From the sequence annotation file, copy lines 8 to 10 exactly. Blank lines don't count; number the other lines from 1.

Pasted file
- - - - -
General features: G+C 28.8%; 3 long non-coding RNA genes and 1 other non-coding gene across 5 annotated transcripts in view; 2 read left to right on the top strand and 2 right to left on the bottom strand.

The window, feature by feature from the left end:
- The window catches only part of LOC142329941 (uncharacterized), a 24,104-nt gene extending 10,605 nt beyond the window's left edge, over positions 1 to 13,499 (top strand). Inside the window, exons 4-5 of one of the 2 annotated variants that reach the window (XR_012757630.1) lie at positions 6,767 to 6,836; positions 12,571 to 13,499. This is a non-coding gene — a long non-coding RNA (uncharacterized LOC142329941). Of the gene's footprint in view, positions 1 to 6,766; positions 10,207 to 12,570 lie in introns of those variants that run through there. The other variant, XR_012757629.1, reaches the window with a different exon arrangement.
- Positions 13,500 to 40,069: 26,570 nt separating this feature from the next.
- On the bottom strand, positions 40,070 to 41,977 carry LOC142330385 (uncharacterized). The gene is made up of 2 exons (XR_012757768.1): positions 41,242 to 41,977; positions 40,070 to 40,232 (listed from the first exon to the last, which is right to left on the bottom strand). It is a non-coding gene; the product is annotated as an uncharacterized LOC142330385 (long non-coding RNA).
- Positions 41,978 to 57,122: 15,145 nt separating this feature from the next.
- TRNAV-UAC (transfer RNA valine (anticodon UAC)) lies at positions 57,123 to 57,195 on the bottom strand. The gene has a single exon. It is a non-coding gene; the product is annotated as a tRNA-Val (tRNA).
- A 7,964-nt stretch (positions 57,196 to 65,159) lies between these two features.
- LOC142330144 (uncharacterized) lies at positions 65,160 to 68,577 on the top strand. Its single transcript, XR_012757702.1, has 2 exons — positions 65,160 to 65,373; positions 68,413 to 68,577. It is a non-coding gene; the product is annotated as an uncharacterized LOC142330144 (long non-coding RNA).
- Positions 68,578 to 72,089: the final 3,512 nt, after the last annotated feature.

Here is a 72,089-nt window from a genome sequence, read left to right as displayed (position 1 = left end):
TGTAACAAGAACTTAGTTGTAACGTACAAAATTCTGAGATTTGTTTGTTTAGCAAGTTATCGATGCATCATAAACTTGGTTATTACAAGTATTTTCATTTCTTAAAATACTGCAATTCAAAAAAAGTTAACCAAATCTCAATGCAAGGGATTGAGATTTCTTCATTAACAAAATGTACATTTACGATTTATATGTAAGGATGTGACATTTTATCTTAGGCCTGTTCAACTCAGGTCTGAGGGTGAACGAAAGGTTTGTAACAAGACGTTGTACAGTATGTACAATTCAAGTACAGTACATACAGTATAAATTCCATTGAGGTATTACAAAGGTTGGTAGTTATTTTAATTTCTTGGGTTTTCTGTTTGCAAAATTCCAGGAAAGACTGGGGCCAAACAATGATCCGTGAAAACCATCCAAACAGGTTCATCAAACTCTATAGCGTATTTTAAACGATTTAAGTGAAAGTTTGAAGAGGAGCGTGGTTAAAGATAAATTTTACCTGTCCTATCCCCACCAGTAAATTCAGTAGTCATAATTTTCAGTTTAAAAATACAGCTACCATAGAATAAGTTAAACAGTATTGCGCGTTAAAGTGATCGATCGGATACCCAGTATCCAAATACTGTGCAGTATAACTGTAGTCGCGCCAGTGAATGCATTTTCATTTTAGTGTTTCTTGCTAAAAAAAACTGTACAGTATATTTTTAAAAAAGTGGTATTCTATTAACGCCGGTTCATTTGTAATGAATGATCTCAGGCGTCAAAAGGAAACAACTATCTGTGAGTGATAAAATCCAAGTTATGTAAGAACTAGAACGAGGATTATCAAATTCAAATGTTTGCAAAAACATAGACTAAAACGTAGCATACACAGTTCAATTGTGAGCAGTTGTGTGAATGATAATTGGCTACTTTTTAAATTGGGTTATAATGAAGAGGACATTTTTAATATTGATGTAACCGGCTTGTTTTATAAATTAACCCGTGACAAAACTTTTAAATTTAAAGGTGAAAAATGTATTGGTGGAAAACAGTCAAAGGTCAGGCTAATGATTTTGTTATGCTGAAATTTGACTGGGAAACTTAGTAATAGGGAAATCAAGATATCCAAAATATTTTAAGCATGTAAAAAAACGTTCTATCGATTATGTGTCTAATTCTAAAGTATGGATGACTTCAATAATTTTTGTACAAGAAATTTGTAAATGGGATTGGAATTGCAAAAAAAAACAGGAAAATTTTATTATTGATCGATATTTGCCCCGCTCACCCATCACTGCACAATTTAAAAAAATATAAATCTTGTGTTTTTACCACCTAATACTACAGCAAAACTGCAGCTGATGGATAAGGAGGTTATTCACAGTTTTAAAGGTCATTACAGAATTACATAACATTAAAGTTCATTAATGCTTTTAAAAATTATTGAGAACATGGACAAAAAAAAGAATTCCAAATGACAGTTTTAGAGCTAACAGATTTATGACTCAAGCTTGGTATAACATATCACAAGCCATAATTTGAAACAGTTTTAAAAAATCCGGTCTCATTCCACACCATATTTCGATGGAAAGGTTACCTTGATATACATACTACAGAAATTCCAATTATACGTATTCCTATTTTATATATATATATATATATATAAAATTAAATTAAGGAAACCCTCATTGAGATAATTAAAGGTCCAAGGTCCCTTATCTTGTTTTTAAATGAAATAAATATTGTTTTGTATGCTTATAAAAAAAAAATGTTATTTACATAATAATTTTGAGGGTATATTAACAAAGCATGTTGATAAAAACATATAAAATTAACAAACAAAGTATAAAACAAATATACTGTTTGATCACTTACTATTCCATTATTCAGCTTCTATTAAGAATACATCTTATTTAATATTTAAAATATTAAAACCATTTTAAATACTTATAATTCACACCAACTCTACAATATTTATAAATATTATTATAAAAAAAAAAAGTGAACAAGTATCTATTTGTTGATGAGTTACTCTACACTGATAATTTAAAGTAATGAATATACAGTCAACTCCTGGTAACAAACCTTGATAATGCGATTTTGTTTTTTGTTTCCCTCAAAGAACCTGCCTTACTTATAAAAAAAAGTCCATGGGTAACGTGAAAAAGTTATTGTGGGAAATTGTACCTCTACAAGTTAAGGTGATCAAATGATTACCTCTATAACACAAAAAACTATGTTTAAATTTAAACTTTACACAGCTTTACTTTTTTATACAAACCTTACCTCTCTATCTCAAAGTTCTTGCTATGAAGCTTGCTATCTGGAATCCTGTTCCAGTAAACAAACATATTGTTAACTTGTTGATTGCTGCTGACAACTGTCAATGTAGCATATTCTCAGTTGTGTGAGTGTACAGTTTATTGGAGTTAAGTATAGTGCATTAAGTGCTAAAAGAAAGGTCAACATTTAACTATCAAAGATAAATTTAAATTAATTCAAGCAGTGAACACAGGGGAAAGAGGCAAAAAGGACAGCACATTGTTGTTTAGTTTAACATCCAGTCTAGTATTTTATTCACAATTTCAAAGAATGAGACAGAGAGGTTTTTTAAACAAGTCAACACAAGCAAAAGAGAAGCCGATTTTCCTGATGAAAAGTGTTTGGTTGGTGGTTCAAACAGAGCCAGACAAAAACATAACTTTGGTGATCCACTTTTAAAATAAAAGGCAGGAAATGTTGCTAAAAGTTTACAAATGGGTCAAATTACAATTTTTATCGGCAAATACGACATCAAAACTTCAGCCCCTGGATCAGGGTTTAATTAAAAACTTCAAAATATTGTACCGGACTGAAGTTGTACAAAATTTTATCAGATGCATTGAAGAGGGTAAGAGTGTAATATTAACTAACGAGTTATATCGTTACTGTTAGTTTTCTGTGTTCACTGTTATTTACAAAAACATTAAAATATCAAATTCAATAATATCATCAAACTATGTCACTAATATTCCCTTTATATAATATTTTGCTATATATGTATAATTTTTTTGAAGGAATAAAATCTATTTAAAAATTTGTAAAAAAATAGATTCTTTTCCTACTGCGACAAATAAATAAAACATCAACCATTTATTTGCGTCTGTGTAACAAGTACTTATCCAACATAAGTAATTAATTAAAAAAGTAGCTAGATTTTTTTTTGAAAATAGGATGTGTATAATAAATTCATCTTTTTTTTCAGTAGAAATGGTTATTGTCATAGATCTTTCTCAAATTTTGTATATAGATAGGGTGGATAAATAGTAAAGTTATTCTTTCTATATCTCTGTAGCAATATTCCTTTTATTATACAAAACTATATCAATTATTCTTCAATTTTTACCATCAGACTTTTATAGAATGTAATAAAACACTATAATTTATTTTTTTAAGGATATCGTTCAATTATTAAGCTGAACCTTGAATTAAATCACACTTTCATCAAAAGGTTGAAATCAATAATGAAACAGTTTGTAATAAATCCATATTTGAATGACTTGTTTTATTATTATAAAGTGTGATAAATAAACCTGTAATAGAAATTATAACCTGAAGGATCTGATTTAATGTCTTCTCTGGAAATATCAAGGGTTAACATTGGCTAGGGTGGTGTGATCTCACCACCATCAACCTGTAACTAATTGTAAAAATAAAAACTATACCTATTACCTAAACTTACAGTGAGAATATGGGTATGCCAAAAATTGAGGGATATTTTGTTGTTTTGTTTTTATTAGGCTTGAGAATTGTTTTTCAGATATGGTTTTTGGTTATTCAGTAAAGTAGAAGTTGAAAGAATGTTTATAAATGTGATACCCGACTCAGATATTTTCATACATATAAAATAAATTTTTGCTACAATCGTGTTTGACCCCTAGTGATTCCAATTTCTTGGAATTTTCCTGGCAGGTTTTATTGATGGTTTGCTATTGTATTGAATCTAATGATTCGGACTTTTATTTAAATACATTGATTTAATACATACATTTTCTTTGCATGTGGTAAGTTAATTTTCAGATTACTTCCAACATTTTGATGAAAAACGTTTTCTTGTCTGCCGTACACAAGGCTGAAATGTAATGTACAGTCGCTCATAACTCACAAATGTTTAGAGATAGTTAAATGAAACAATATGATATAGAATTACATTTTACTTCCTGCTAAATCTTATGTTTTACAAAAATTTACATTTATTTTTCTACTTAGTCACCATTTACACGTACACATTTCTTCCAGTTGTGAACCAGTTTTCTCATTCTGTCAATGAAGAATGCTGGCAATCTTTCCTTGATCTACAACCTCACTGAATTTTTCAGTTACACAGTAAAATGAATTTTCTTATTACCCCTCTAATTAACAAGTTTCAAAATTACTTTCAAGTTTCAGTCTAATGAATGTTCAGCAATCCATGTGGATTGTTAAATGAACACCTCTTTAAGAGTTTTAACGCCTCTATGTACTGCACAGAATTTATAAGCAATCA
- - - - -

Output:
- A 7,964-nt stretch (positions 57,196 to 65,159) lies between these two features.
- LOC142330144 (uncharacterized) lies at positions 65,160 to 68,577 on the top strand. Its single transcript, XR_012757702.1, has 2 exons — positions 65,160 to 65,373; positions 68,413 to 68,577. It is a non-coding gene; the product is annotated as an uncharacterized LOC142330144 (long non-coding RNA).
- Positions 68,578 to 72,089: the final 3,512 nt, after the last annotated feature.